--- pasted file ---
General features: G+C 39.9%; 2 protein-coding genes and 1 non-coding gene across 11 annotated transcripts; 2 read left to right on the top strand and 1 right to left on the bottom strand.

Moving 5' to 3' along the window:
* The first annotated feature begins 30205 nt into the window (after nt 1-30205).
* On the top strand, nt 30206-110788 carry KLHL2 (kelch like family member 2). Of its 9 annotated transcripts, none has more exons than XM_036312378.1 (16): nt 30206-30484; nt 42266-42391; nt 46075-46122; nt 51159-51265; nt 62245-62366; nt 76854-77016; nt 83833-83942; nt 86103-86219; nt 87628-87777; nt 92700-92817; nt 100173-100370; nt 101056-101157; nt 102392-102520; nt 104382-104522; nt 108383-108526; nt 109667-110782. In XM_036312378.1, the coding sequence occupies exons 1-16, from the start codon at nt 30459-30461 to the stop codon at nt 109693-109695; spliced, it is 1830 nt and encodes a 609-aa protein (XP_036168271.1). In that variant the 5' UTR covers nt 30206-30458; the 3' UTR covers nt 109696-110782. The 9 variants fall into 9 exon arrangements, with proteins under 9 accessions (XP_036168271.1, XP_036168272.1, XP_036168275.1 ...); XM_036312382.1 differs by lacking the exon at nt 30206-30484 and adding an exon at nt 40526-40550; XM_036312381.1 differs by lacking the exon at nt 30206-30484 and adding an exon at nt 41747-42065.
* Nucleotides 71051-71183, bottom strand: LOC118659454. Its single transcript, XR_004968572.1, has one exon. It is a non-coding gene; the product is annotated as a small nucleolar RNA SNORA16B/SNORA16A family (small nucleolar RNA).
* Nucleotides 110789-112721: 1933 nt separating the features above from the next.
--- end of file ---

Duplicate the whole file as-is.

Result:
General features: G+C 39.9%; 2 protein-coding genes and 1 non-coding gene across 11 annotated transcripts; 2 read left to right on the top strand and 1 right to left on the bottom strand.

Moving 5' to 3' along the window:
* The first annotated feature begins 30205 nt into the window (after nt 1-30205).
* On the top strand, nt 30206-110788 carry KLHL2 (kelch like family member 2). Of its 9 annotated transcripts, none has more exons than XM_036312378.1 (16): nt 30206-30484; nt 42266-42391; nt 46075-46122; nt 51159-51265; nt 62245-62366; nt 76854-77016; nt 83833-83942; nt 86103-86219; nt 87628-87777; nt 92700-92817; nt 100173-100370; nt 101056-101157; nt 102392-102520; nt 104382-104522; nt 108383-108526; nt 109667-110782. In XM_036312378.1, the coding sequence occupies exons 1-16, from the start codon at nt 30459-30461 to the stop codon at nt 109693-109695; spliced, it is 1830 nt and encodes a 609-aa protein (XP_036168271.1). In that variant the 5' UTR covers nt 30206-30458; the 3' UTR covers nt 109696-110782. The 9 variants fall into 9 exon arrangements, with proteins under 9 accessions (XP_036168271.1, XP_036168272.1, XP_036168275.1 ...); XM_036312382.1 differs by lacking the exon at nt 30206-30484 and adding an exon at nt 40526-40550; XM_036312381.1 differs by lacking the exon at nt 30206-30484 and adding an exon at nt 41747-42065.
* Nucleotides 71051-71183, bottom strand: LOC118659454. Its single transcript, XR_004968572.1, has one exon. It is a non-coding gene; the product is annotated as a small nucleolar RNA SNORA16B/SNORA16A family (small nucleolar RNA).
* Nucleotides 110789-112721: 1933 nt separating the features above from the next.